Video games have often ventured into more proactive activities than your usual escapism. Nintendo has been especially determined to maximize the potential that can be found in fitness-focused titles. The Wii’s motion-controlled nature and the balance board are just some examples of what the Japanese giant has done to encourage gamers to get up from their comfort zone. The results, on the whole, have been decent, with Ring Fit Adventure as recent proof that getting fit at home doesn’t need to feel like a grind.
In 2018, Nintendo launched Fitness Boxing, a game that aimed to give your muscles a regular massage in the same way that Brain Training flexes the cranium. Now, a sequel has arrived with Fitness Boxing 2: Rhythm & Exercise. Aside from some quality of life improvements and a fresh set of songs, it’s largely the same game.
Rhythm and flow
The core gameplay is rhythm action split into exercises. Each one uses a variety of boxing techniques to get your feet moving to the music while your arms are timing punches and blocks. You’ll also find yourself ducking and weaving to help you stretch out those back and knee muscles, with intervals and warm-ups/cool downs to minimize unnecessary injury.
The game works in a similar way to fitness tools found on various mobile apps. Using some basic information about you, it can track your progress and present tailored workouts to assist you in your journey to improve your metabolic health. With estimated calorie burns and a calculated fitness age based on performance, the game does a reasonable job of keeping you informed of your improvement, even if BMI ratings that the game utilizes can be a misleading measurement of health.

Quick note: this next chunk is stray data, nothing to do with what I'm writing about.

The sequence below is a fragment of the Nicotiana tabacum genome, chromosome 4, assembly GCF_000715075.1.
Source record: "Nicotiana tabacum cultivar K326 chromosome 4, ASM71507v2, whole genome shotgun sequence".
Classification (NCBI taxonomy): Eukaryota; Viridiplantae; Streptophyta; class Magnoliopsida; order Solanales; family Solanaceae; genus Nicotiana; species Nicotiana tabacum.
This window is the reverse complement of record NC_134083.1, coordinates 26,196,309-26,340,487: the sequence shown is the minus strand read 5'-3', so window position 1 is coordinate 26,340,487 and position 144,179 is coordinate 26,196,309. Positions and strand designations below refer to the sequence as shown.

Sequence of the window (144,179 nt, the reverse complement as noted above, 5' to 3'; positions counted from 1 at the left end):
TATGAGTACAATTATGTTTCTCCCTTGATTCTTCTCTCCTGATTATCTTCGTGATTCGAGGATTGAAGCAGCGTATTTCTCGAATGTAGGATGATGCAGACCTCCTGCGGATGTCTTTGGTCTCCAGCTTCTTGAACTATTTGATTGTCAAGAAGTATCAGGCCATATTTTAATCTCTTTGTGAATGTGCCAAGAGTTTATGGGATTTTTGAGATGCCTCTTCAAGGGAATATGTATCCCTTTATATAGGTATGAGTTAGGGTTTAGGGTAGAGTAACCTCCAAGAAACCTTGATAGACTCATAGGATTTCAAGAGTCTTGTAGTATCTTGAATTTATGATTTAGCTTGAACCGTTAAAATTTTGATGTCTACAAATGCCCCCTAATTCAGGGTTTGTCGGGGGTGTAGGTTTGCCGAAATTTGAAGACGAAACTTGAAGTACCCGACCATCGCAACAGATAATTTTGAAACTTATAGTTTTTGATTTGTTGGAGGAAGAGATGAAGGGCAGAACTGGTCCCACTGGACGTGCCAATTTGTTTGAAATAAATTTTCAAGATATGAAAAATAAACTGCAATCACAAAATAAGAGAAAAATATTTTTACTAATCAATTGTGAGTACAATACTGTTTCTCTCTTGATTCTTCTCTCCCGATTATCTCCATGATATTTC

Burning desire… to burn calories
Your mileage on Fitness Boxing 2 is going to vary based on two things.
First, the rhythm action works very well with punching and rolling hit detection, even in fairly enclosed spaces during my testing, and there are plenty of variable exercises to cut your teeth with. But it is exactly as the game suggests. If you enjoy boxing or boxercise, you will almost certainly have fun with the game’s mix of timed beats and workout routines, but for those wanting a little variety, there’s not much else to it.
Second is your determination to get healthy. Like any reputable training regime, there’s no quick fix here. You need to return to it consistently to see results, and it will take time. However, the game somewhat undermines its efforts by not emphasizing muscle engagement as much as it should, and explanations on how each routine improves target areas are spread thin. If it leads to slow results, the motivation to continue is going to be much tougher to sustain.
Then there’s the price. Asking $50 for a fitness tracking system attached to an accurate but fairly simple rhythm action game feels steep, especially when the licensed tracks included are instrumental remixes with only a passing resemblance. The game makes getting started very easy, but is it really worth the price over the many free mobile apps that perform the same function? Ultimately that’s for you to decide, but to me, it’s a hard sell.
Fitness Boxing 2 is enjoyable in the right hands, with a neat mix of beats and jabs that present a fun way of beginning your road to fitness. The scheduling features help you to stay focused on a workout plan, and the routines are intense enough to feel the burn. It’s an excellent gateway to more advanced training, such as gym work or even actual boxing.
But it’s hard to recommend it solely as a tool for tracking your progress. There are plenty of mobile apps that can perform that job equally efficiently for free, and the game’s unlockable outfits and achievements do not add enough value by comparison, particularly if you own the original game.
If you’re looking for something to get you moving again, Fitness Boxing 2 can do the job. What it does, it does very well. Just make sure that you’re ready for the commitment.
6.5 / 10
|+||Simple, but fun rhythm action|
|+||Boxing motion controls work well, even in confined spaces|
|+||Progress tracking is made simple|
|–||Remixed music tracks are limited and add little|
|–||Represents poor value for money, especially if you own the first game|